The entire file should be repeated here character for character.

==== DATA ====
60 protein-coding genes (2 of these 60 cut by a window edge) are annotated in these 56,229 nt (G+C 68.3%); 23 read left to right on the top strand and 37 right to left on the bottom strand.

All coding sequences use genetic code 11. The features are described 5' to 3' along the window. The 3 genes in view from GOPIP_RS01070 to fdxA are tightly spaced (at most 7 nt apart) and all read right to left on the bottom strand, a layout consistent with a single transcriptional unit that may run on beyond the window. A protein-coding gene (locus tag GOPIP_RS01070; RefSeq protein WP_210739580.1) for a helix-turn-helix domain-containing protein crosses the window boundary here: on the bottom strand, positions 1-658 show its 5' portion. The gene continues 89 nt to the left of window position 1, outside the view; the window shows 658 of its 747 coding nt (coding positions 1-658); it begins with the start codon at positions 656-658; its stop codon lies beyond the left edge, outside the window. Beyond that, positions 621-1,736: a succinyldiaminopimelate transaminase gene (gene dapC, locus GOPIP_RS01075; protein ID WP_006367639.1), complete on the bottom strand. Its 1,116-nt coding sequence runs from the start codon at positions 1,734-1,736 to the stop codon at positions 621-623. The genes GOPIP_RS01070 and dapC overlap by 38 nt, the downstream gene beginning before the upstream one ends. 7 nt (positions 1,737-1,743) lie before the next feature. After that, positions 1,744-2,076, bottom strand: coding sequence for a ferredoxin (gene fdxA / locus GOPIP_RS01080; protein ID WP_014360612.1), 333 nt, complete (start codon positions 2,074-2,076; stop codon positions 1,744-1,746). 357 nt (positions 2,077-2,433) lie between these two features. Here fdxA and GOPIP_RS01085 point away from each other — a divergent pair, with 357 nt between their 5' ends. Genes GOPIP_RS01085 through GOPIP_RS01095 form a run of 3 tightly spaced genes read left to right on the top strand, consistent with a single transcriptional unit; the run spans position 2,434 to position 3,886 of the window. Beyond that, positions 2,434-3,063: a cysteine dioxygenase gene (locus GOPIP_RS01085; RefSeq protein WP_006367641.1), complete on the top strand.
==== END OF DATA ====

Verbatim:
60 protein-coding genes (2 of these 60 cut by a window edge) are annotated in these 56,229 nt (G+C 68.3%); 23 read left to right on the top strand and 37 right to left on the bottom strand.

All coding sequences use genetic code 11. The features are described 5' to 3' along the window. The 3 genes in view from GOPIP_RS01070 to fdxA are tightly spaced (at most 7 nt apart) and all read right to left on the bottom strand, a layout consistent with a single transcriptional unit that may run on beyond the window. A protein-coding gene (locus tag GOPIP_RS01070; RefSeq protein WP_210739580.1) for a helix-turn-helix domain-containing protein crosses the window boundary here: on the bottom strand, positions 1-658 show its 5' portion. The gene continues 89 nt to the left of window position 1, outside the view; the window shows 658 of its 747 coding nt (coding positions 1-658); it begins with the start codon at positions 656-658; its stop codon lies beyond the left edge, outside the window. Beyond that, positions 621-1,736: a succinyldiaminopimelate transaminase gene (gene dapC, locus GOPIP_RS01075; protein ID WP_006367639.1), complete on the bottom strand. Its 1,116-nt coding sequence runs from the start codon at positions 1,734-1,736 to the stop codon at positions 621-623. The genes GOPIP_RS01070 and dapC overlap by 38 nt, the downstream gene beginning before the upstream one ends. 7 nt (positions 1,737-1,743) lie before the next feature. After that, positions 1,744-2,076, bottom strand: coding sequence for a ferredoxin (gene fdxA / locus GOPIP_RS01080; protein ID WP_014360612.1), 333 nt, complete (start codon positions 2,074-2,076; stop codon positions 1,744-1,746). 357 nt (positions 2,077-2,433) lie between these two features. Here fdxA and GOPIP_RS01085 point away from each other — a divergent pair, with 357 nt between their 5' ends. Genes GOPIP_RS01085 through GOPIP_RS01095 form a run of 3 tightly spaced genes read left to right on the top strand, consistent with a single transcriptional unit; the run spans position 2,434 to position 3,886 of the window. Beyond that, positions 2,434-3,063: a cysteine dioxygenase gene (locus GOPIP_RS01085; RefSeq protein WP_006367641.1), complete on the top strand.